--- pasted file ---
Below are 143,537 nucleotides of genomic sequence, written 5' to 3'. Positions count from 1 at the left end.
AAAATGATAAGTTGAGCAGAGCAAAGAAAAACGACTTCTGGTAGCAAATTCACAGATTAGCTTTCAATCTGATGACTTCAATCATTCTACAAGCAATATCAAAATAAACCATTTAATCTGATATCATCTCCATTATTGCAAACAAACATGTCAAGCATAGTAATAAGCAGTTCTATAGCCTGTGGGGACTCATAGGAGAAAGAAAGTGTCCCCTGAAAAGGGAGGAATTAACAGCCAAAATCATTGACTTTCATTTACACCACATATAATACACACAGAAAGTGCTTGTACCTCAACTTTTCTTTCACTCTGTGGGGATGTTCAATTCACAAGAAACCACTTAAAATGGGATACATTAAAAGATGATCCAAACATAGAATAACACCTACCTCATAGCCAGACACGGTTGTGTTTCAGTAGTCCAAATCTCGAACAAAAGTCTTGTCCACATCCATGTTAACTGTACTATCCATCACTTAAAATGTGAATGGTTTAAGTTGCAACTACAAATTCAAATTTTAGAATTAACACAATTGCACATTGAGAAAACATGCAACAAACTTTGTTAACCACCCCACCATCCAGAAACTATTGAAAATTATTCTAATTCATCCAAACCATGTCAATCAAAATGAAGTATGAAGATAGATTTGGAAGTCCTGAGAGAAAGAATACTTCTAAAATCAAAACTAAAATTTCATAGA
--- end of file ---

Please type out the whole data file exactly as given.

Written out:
Below are 143,537 nucleotides of genomic sequence, written 5' to 3'. Positions count from 1 at the left end.
AAAATGATAAGTTGAGCAGAGCAAAGAAAAACGACTTCTGGTAGCAAATTCACAGATTAGCTTTCAATCTGATGACTTCAATCATTCTACAAGCAATATCAAAATAAACCATTTAATCTGATATCATCTCCATTATTGCAAACAAACATGTCAAGCATAGTAATAAGCAGTTCTATAGCCTGTGGGGACTCATAGGAGAAAGAAAGTGTCCCCTGAAAAGGGAGGAATTAACAGCCAAAATCATTGACTTTCATTTACACCACATATAATACACACAGAAAGTGCTTGTACCTCAACTTTTCTTTCACTCTGTGGGGATGTTCAATTCACAAGAAACCACTTAAAATGGGATACATTAAAAGATGATCCAAACATAGAATAACACCTACCTCATAGCCAGACACGGTTGTGTTTCAGTAGTCCAAATCTCGAACAAAAGTCTTGTCCACATCCATGTTAACTGTACTATCCATCACTTAAAATGTGAATGGTTTAAGTTGCAACTACAAATTCAAATTTTAGAATTAACACAATTGCACATTGAGAAAACATGCAACAAACTTTGTTAACCACCCCACCATCCAGAAACTATTGAAAATTATTCTAATTCATCCAAACCATGTCAATCAAAATGAAGTATGAAGATAGATTTGGAAGTCCTGAGAGAAAGAATACTTCTAAAATCAAAACTAAAATTTCATAGA